Sometimes mass tort claims may spur a review leading to a recall, but often they do not. Instead, many corporations simply create a new warning label to warn consumers about the drug’s unintended side effects that are later discovered. Under product liability law, a manufacturer can get away with selling a product that he knows has dangerous side effects so long as they make a clear warning. The consumer is entitled to know all known risks. Once the risk has been advised to the consumer, the risk transfers from the product makers and sellers to the consumer. Likewise, the FDA will weigh the risks and benefits in a sort of balancing act. If the FDA decides that the benefits of the drug to most outweigh the risks to some, they may still approve it. Now, do you see why some people question allowing big pharma to fund any part of the FDA?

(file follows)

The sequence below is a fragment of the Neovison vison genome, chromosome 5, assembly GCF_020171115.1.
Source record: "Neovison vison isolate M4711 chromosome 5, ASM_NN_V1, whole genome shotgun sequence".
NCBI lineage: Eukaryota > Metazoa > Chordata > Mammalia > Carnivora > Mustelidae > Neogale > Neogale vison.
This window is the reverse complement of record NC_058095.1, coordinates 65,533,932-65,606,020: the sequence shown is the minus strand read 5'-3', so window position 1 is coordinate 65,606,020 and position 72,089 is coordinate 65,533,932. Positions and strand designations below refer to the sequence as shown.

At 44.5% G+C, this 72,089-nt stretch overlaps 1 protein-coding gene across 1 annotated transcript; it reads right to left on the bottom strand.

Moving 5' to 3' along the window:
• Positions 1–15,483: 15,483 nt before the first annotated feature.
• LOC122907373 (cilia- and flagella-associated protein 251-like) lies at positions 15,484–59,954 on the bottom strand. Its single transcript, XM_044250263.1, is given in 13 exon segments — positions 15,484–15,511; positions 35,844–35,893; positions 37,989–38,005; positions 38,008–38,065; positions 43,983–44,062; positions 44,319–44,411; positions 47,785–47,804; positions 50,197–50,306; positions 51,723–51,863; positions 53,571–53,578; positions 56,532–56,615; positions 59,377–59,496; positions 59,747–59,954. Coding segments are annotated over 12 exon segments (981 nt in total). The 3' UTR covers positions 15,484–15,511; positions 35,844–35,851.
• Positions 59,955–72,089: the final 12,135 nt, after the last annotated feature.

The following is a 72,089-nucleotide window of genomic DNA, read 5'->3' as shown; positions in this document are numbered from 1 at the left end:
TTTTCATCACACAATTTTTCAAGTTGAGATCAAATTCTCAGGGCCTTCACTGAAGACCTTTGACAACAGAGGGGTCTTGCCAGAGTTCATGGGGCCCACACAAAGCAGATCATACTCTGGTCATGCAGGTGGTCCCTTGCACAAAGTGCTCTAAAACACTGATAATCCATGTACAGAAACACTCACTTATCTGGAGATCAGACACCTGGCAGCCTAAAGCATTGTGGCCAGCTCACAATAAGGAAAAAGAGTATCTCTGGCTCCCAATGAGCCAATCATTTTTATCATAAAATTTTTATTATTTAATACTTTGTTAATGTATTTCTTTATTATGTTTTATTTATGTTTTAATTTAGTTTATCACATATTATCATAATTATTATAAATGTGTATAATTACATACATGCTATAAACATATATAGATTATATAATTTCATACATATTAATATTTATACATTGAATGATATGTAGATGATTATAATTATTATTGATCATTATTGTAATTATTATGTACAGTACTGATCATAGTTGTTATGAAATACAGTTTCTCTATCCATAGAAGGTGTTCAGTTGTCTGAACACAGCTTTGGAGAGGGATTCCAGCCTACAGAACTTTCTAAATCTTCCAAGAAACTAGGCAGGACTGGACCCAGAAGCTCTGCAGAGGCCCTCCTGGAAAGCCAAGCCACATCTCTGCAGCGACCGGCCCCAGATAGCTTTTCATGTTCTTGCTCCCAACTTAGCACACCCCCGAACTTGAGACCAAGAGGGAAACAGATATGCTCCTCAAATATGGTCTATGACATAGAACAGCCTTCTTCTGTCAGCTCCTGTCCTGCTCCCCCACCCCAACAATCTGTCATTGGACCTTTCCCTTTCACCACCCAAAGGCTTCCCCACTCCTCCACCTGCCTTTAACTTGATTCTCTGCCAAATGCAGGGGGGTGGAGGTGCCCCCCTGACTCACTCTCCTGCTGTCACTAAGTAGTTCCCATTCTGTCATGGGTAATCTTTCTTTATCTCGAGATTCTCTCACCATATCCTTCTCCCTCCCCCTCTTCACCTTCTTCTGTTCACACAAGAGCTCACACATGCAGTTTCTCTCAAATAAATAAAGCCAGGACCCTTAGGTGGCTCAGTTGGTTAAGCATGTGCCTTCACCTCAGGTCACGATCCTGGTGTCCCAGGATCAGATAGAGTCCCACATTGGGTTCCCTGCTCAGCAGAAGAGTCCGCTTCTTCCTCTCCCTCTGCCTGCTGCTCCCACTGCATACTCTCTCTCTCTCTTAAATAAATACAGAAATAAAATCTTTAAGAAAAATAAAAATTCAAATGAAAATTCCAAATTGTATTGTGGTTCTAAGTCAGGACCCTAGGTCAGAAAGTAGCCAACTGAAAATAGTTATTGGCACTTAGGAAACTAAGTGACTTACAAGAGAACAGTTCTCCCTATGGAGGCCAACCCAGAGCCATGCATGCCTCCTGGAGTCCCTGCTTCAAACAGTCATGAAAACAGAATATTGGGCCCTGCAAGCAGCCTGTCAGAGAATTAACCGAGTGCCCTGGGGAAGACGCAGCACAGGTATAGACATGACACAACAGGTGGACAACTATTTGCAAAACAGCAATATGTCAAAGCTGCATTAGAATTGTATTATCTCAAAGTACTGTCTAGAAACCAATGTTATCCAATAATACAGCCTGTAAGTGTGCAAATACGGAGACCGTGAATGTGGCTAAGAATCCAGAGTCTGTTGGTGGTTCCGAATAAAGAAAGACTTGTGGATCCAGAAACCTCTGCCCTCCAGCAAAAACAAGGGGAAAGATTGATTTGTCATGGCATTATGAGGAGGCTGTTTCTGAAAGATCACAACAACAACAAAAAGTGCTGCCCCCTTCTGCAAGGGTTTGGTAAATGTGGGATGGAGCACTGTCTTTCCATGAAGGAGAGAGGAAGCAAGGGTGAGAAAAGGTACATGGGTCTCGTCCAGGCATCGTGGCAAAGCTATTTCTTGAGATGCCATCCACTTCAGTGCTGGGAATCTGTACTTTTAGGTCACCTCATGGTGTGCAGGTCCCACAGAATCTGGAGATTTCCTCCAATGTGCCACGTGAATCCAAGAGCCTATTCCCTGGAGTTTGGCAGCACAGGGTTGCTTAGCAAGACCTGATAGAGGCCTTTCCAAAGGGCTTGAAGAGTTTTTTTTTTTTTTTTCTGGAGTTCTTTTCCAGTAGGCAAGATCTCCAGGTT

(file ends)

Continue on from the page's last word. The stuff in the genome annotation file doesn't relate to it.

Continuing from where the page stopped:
What is a Black Box Warning Label?
A black box warning label is the highest degree of warning that the FDA can require just short of a recall. That label is required to be specific and conspicuous to warn of the dangerous risks of using the drug and the language of it must be approved by the FDA. The Beovu litigation is an example of a situation where the FDA came in and required a black box label. Other times of less serious warnings include instructions pamphlets and advisories.
Just because the FDA approves a drug for sale to the public in the United States does not mean that the drug is truly safe. It would be wise to do your own research regarding exactly what type of study and research was done to obtain FDA approval before you take a new-to-market drug.